A large bank offers payday loans. Will others follow suit?
The U.S. bank said it would offer small, almost instant loans to its customers, becoming the first bank to offer such a product since federal regulators led the way earlier this year, amid lingering concerns about the costs of payday loans.
The Minneapolis institution, the nation’s fifth largest commercial bank, said its checking account holders will be able to borrow $ 100 to $ 1,000 quickly, enough to cover many emergency expenses, with its simple loan offer. Borrowers have three months to repay, at a cost of $ 12 for every $ 100 borrowed, which equates to an annual interest rate of about 71%.
The bank admits it’s expensive, calling the loans “high cost” on its website, but they are considerably cheaper than payday loans, which give borrowers less time to repay and come with low interest rates. interest often above 400%. In many cases, these loans could also be a better deal than bank overdraft fees, which, considered short-term loans, can have effective interest rates of up to thousands of percent.
Customers who need cash fast “can solve that need with many options – it can be a credit card or a credit card advance, or it can be a payday loan,” said Lynn Heitman, vice-president. – Executive Chairman of US Bank, which has more than 3,000 branches in 26 states. “We think this product falls in the middle of that spectrum. “
In contrast, credit card advances for people with less than maximum credit lines can carry interest rates of 25% or more and come with minimal fees.
The big banks offered small loans, often referred to as advances on deposits, but most, including the US bank, withdrew after federal regulators issued tough new rules in 2013. Thomas Curry, then chief of the bureau of the Comptroller of the Currency, a leading banking regulator, said the loans could “trap customers in a cycle of high-cost debt that they are unable to repay.”
These advances were often similar to payday loans in that they had to be repaid all at once. And because advances came with a fixed fee that didn’t change with how long customers needed the money, effective interest rates could sometimes exceed 100%.
Now, however, regulators have said they want banks to re-enter this line of business.
Last year, the OCC, now led by Trump-appointed Joseph Otting and a former Los Angeles bank executive, repealed those 2013 rules. And in May, the OCC issued a bulletin encouraging banks to provide small loans, including to clients with poor credit who may not be eligible for other types of loans.
Otting told a congressional hearing in June that excluding banks from the small loan market only increased business for payday lenders and other expensive alternatives. He also indicated that he had met with the leaders of the largest banks to encourage them to offer these products.
“I am convinced that more banks will enter this sector,” he said in June.
Other banks are considering offering small loans themselves, but none have made any progress. Wells Fargo spokesperson Stacy Kika said the bank “is always looking for a wide variety of innovative and effective ways to help [customers] achieve their goals.
Dennis Shaul, Managing Director of the Community Financial Services Assn. of America, said he was not worried that banks could put payday lenders out of business, and he questioned whether US Bank and others would continue to offer these long-term loans.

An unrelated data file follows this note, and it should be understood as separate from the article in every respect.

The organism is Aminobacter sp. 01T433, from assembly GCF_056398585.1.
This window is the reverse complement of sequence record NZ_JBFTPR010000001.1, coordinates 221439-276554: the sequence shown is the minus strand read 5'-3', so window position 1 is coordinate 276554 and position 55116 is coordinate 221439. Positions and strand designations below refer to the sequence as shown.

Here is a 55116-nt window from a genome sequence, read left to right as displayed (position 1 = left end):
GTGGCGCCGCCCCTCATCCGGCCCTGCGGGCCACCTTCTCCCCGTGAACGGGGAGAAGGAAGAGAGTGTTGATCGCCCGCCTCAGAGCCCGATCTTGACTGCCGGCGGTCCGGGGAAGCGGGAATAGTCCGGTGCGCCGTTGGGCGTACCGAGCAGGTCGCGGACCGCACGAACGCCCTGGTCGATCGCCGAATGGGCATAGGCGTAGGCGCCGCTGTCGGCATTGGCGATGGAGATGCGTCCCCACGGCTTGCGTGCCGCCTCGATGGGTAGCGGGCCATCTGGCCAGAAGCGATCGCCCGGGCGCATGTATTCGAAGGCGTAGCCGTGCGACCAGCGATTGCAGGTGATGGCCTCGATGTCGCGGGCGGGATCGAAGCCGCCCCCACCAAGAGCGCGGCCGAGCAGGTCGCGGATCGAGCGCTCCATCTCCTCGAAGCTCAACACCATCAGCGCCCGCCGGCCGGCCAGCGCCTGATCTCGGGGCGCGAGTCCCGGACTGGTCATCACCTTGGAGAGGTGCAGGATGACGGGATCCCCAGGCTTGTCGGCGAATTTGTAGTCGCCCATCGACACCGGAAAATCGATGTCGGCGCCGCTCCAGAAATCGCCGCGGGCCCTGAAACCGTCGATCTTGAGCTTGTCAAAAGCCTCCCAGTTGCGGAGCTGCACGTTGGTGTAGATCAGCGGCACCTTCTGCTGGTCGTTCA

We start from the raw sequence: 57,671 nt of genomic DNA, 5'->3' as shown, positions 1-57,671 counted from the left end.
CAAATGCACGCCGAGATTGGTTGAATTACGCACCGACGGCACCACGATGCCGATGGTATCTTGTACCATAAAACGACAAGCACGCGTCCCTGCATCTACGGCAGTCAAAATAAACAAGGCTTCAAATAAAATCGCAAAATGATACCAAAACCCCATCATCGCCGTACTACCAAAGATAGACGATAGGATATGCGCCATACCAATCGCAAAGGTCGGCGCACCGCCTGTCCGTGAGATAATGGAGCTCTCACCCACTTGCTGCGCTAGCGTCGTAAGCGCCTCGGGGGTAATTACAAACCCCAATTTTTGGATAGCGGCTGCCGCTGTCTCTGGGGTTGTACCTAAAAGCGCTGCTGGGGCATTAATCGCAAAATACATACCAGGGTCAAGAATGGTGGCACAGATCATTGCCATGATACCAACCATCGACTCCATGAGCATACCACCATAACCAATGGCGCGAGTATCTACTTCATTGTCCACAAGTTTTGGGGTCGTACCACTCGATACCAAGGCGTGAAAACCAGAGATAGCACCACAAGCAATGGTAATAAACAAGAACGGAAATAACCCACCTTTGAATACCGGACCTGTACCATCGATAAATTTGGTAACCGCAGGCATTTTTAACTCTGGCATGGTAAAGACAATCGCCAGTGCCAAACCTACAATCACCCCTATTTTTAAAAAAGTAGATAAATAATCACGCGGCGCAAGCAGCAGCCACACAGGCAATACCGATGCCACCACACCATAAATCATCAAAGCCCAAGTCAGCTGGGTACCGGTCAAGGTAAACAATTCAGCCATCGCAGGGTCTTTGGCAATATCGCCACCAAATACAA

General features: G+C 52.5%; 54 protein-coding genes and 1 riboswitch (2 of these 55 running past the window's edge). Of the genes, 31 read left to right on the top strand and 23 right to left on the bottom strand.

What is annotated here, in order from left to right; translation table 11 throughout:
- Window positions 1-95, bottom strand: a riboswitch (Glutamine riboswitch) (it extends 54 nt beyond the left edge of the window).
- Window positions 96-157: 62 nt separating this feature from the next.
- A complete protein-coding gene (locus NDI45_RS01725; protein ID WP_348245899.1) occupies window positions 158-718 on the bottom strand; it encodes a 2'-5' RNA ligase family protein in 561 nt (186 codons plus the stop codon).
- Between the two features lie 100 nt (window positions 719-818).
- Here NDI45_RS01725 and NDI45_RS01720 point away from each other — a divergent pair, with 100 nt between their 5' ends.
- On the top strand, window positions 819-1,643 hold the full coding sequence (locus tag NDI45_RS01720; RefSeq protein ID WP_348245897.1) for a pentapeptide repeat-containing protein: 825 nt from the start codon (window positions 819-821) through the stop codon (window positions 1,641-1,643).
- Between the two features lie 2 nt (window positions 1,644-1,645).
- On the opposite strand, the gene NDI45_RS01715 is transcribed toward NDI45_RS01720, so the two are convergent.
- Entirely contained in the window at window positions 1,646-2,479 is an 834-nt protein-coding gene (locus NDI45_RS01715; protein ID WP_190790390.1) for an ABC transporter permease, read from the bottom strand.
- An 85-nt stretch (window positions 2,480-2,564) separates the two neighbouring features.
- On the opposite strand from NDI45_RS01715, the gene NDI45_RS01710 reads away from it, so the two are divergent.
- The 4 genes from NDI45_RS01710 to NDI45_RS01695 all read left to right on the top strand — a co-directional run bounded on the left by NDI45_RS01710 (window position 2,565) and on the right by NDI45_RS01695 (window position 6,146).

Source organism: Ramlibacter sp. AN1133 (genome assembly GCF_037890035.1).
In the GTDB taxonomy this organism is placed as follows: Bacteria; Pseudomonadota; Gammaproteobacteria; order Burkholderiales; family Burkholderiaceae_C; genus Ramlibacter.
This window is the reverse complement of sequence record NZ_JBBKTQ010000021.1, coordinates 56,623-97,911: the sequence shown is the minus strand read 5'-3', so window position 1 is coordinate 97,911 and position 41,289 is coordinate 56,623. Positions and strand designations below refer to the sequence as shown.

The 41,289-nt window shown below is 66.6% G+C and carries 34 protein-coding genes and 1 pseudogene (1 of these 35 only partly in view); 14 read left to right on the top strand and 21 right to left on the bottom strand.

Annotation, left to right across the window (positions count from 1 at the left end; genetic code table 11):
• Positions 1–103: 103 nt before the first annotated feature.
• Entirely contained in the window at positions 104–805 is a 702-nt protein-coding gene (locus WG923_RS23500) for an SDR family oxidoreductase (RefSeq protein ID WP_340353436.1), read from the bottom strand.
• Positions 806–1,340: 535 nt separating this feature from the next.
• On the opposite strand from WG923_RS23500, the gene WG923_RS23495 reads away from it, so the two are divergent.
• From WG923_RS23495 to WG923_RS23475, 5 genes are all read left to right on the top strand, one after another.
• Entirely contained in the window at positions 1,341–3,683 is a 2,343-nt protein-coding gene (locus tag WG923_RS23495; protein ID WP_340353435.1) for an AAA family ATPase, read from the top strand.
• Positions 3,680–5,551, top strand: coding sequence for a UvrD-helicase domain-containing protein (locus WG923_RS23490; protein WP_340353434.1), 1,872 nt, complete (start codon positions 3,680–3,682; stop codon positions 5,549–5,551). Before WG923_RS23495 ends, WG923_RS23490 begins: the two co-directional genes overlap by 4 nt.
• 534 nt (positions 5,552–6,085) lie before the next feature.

“CFSA has always welcomed competition in the low dollar credit market,” Shaul said. “Having said that, banks in the past have tried to offer these loans and have found them unprofitable.”
While some advocacy groups have pushed banks to offer these types of loans, others are concerned that US Bank’s new offering is still too expensive and may prove unaffordable for many customers.
Graciela Aponte-Diaz of the nonprofit Center for Responsible Lending said she was particularly concerned about clients of U.S. banks taking larger loans under the new program, as borrowers have only three months to to reimburse.
“It’s dangerous for a $ 500 or $ 1,000 loan,” she says. “Three months is not a long time to find that much money.”
Aponte-Diaz also noted that although federally regulated banks are not required to obey state lending laws, rates on new U.S. bank loans are higher than the lending laws of 31. States, including California. Under California law, a lender could not charge more than 27% interest on a $ 500 loan.
“We believe the loans should be reasonably priced,” Aponte-Diaz said. “That’s really high for a small dollar loan. “
Heitman, however, said the price is low enough to make these loans attractive to many customers, and high enough to cover the risk of lending to borrowers with poor credit while also being profitable for the bank.
She declined to give specific underwriting criteria for the loans, but said the bank looked at borrowers’ credit reports to see how much debt they had and also looked at recurring payments such as rent to see if borrowers had available. sufficient additional income to pay loan repayments. She said the loans are “very accessible” on the basis of credit scores, suggesting that they are available to borrowers who will grant subprime loans.
The loans are available to customers who have had a checking account with a US bank for at least six months and whose paychecks are deposited directly into their account. A borrower can apply online and, if approved, can get the loan deposited into their account within minutes.
Payments are automatically deducted from borrowers’ current accounts. Customers can decline automatic payments, but loans are more expensive – $ 15 for every $ 100 borrowed, which equates to an annual interest rate of 88%.
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4:53 p.m .: Updated with comments from Wells Fargo and the Community Financial Services Assn. from America.
This article was first published at 2:20 p.m.